It’s a wonderful story, and — as told by Apuleius, who puts hilarious dialogue into the mouths of the gods — funny. There are no battles and no beasts to defeat, instead sorrow, curiosity, loss, jealousy and envy all come into play.
Now, let’s get to the astrology — and the astrological significance of this asteroid. My young colleague Jake Register dropped me a line a week or so ago, wanting to talk about Psyche, so I decided to do some proper astrological research to see if this story of love plays out in the skies.
As you know, sometimes the classical myths are relevant quite literally — yes, Mars is both the planet and the god of war — but sometimes they don’t quite fit. To understand the energy of Neptune, for example, you need to consider Dionysus; to understand Uranus, you need to look at Prometheus. So it’s not good enough to simply repeat a tale and hope it fits.
However, in the case of Psyche I can confidently report that this is indeed, the asteroid of love stories, fairy tales and the soul’s journey. In fact, as usual I was amazed and delighted by how the astrology worked so brilliantly.
I started by thinking about love and love stories. As usual, I’m not looking at orbs of more than a few degrees.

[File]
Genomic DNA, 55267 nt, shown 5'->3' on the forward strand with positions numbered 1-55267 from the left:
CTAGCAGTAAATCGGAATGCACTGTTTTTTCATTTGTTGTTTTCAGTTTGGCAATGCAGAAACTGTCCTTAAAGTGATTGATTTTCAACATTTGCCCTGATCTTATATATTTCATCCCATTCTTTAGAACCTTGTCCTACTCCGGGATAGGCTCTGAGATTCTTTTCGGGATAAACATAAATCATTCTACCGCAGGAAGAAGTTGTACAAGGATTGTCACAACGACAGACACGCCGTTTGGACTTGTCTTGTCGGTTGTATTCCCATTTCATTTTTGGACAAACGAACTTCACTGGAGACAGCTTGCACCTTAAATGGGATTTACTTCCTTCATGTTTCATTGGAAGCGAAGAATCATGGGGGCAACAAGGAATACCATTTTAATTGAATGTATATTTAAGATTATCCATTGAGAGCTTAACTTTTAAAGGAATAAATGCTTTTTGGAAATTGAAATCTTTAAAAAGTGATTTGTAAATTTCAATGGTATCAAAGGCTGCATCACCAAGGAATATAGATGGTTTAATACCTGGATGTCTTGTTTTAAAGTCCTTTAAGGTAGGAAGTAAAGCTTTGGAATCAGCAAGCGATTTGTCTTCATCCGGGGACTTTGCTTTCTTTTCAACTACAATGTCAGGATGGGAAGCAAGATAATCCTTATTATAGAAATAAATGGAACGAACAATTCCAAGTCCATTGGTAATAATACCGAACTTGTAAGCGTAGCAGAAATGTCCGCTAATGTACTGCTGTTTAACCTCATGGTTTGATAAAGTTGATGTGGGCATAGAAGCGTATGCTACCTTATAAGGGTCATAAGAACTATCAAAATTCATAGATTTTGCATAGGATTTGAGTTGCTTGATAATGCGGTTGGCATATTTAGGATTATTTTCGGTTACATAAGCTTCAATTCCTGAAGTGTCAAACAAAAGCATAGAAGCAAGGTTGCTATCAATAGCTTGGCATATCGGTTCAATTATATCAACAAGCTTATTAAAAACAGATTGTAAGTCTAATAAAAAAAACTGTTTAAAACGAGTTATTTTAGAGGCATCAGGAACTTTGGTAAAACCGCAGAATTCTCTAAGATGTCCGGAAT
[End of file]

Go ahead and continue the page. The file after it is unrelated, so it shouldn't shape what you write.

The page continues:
So I looked at the chart of the most prolific writer of romantic fiction in the 20th century Barbara Cartland, wearer of pink, clutches of pooches. Psyche conjuncts Mercury in cosy Cancer.
Mid-century English author, Nancy Mitford wrote several books about love’s journey. The heroines end up in quite unusual relationships for the time. I think you can see Love In A Cold Climate (now on Netflix) in Psyche conjunct Saturn (coldness) in Aquarius.
Then I thought I’d look at two of my favourite studies of love. Roland Barthes, the French philosopher wrote possibly the most intellectual dissection of Psyche’s journey, A Lover’s Discourse. He has Psyche in Gemini on the Descendant, the angle of the “other”.
Psychologist Erich Fromm wrote one of the most influential books about love in the 20th century, The Art of Loving. He has Psyche in the heart of his Sun in Aries.